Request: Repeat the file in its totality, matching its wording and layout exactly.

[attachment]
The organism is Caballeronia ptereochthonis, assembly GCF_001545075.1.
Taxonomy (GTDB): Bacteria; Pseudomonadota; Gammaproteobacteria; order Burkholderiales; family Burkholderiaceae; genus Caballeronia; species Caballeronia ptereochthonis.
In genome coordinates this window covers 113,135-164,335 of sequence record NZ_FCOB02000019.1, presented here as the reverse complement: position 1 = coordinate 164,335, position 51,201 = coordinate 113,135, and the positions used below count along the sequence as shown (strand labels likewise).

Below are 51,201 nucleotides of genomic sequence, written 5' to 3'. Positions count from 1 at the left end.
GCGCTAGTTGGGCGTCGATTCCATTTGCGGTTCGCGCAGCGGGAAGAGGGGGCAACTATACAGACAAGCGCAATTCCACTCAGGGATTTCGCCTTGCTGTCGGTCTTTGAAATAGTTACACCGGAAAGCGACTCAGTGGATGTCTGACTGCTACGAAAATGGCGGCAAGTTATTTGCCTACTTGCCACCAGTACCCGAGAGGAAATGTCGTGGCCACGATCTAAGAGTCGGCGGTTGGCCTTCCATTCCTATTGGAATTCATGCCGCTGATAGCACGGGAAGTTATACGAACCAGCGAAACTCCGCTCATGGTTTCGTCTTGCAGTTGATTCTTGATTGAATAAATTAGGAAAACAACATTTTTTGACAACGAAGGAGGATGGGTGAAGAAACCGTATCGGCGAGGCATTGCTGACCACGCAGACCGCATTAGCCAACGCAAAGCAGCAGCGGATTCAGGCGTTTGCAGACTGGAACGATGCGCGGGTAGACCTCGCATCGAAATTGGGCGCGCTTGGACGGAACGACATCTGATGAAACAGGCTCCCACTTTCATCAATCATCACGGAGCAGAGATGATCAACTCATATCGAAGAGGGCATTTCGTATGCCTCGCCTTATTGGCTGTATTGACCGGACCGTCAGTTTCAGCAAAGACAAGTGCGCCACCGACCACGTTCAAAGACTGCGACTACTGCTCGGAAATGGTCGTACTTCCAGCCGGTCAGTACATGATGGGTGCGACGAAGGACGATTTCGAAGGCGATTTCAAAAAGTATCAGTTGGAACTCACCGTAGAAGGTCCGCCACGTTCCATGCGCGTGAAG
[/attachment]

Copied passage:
The organism is Caballeronia ptereochthonis, assembly GCF_001545075.1.
Taxonomy (GTDB): Bacteria; Pseudomonadota; Gammaproteobacteria; order Burkholderiales; family Burkholderiaceae; genus Caballeronia; species Caballeronia ptereochthonis.
In genome coordinates this window covers 113,135-164,335 of sequence record NZ_FCOB02000019.1, presented here as the reverse complement: position 1 = coordinate 164,335, position 51,201 = coordinate 113,135, and the positions used below count along the sequence as shown (strand labels likewise).

Below are 51,201 nucleotides of genomic sequence, written 5' to 3'. Positions count from 1 at the left end.
GCGCTAGTTGGGCGTCGATTCCATTTGCGGTTCGCGCAGCGGGAAGAGGGGGCAACTATACAGACAAGCGCAATTCCACTCAGGGATTTCGCCTTGCTGTCGGTCTTTGAAATAGTTACACCGGAAAGCGACTCAGTGGATGTCTGACTGCTACGAAAATGGCGGCAAGTTATTTGCCTACTTGCCACCAGTACCCGAGAGGAAATGTCGTGGCCACGATCTAAGAGTCGGCGGTTGGCCTTCCATTCCTATTGGAATTCATGCCGCTGATAGCACGGGAAGTTATACGAACCAGCGAAACTCCGCTCATGGTTTCGTCTTGCAGTTGATTCTTGATTGAATAAATTAGGAAAACAACATTTTTTGACAACGAAGGAGGATGGGTGAAGAAACCGTATCGGCGAGGCATTGCTGACCACGCAGACCGCATTAGCCAACGCAAAGCAGCAGCGGATTCAGGCGTTTGCAGACTGGAACGATGCGCGGGTAGACCTCGCATCGAAATTGGGCGCGCTTGGACGGAACGACATCTGATGAAACAGGCTCCCACTTTCATCAATCATCACGGAGCAGAGATGATCAACTCATATCGAAGAGGGCATTTCGTATGCCTCGCCTTATTGGCTGTATTGACCGGACCGTCAGTTTCAGCAAAGACAAGTGCGCCACCGACCACGTTCAAAGACTGCGACTACTGCTCGGAAATGGTCGTACTTCCAGCCGGTCAGTACATGATGGGTGCGACGAAGGACGATTTCGAAGGCGATTTCAAAAAGTATCAGTTGGAACTCACCGTAGAAGGTCCGCCACGTTCCATGCGCGTGAAG